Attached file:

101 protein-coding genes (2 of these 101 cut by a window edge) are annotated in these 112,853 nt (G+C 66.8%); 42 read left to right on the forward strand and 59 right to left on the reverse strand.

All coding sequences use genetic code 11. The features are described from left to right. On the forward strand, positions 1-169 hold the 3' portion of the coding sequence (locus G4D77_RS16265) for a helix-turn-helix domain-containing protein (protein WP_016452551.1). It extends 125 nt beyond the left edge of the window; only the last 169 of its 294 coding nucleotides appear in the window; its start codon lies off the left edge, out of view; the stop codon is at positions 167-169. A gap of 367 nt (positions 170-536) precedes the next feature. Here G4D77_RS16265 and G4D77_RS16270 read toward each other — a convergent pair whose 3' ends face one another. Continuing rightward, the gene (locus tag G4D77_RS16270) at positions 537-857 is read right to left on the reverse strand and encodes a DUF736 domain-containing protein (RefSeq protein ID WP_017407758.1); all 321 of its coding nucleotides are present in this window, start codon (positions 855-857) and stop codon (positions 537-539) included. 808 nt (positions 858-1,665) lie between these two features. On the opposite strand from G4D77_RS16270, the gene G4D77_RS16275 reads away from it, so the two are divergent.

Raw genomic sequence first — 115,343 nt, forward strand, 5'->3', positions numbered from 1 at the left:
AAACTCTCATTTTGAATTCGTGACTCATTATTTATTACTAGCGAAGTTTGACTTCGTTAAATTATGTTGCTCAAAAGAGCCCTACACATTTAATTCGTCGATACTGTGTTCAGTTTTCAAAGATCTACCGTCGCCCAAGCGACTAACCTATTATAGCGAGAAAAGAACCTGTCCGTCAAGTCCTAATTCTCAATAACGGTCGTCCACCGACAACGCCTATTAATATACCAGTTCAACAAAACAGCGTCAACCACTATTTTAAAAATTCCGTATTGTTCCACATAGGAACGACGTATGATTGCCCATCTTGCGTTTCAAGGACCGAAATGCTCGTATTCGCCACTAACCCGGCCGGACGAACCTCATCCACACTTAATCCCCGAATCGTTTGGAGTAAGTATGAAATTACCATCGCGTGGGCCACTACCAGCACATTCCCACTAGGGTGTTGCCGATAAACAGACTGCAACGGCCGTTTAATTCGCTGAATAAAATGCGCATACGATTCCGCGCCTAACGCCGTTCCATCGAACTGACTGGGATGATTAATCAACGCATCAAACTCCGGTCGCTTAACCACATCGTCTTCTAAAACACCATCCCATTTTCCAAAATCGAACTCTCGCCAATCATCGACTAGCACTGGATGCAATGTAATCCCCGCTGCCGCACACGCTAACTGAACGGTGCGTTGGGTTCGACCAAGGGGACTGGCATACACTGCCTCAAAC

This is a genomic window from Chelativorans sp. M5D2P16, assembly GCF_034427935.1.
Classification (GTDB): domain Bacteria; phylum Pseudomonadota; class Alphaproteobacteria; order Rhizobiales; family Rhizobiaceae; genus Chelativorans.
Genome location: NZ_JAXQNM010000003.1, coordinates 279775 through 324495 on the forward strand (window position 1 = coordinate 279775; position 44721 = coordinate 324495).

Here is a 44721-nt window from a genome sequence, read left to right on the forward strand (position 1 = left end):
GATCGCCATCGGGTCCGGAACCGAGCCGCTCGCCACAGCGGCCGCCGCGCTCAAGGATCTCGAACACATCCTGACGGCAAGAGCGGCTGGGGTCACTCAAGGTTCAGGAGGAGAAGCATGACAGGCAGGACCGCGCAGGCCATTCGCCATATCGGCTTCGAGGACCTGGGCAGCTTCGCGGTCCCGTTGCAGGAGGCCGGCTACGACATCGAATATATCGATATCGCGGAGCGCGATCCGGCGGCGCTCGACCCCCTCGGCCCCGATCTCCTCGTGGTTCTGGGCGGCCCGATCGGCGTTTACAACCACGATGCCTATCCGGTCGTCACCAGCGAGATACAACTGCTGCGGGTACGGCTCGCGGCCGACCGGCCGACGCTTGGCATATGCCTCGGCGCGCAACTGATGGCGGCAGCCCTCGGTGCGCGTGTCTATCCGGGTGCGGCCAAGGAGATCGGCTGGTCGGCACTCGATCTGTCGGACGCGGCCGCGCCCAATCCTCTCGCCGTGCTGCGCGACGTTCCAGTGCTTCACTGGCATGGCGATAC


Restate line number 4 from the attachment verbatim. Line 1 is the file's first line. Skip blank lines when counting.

AAACTCTCATTTTGAATTCGTGACTCATTATTTATTACTAGCGAAGTTTGACTTCGTTAAATTATGTTGCTCAAAAGAGCCCTACACATTTAATTCGTCGATACTGTGTTCAGTTTTCAAAGATCTACCGTCGCCCAAGCGACTAACCTATTATAGCGAGAAAAGAACCTGTCCGTCAAGTCCTAATTCTCAATAACGGTCGTCCACCGACAACGCCTATTAATATACCAGTTCAACAAAACAGCGTCAACCACTATTTTAAAAATTCCGTATTGTTCCACATAGGAACGACGTATGATTGCCCATCTTGCGTTTCAAGGACCGAAATGCTCGTATTCGCCACTAACCCGGCCGGACGAACCTCATCCACACTTAATCCCCGAATCGTTTGGAGTAAGTATGAAATTACCATCGCGTGGGCCACTACCAGCACATTCCCACTAGGGTGTTGCCGATAAACAGACTGCAACGGCCGTTTAATTCGCTGAATAAAATGCGCATACGATTCCGCGCCTAACGCCGTTCCATCGAACTGACTGGGATGATTAATCAACGCATCAAACTCCGGTCGCTTAACCACATCGTCTTCTAAAACACCATCCCATTTTCCAAAATCGAACTCTCGCCAATCATCGACTAGCACTGGATGCAATGTAATCCCCGCTGCCGCACACGCTAACTGAACGGTGCGTTGGGTTCGACCAAGGGGACTGGCATACACTGCCTCAAAC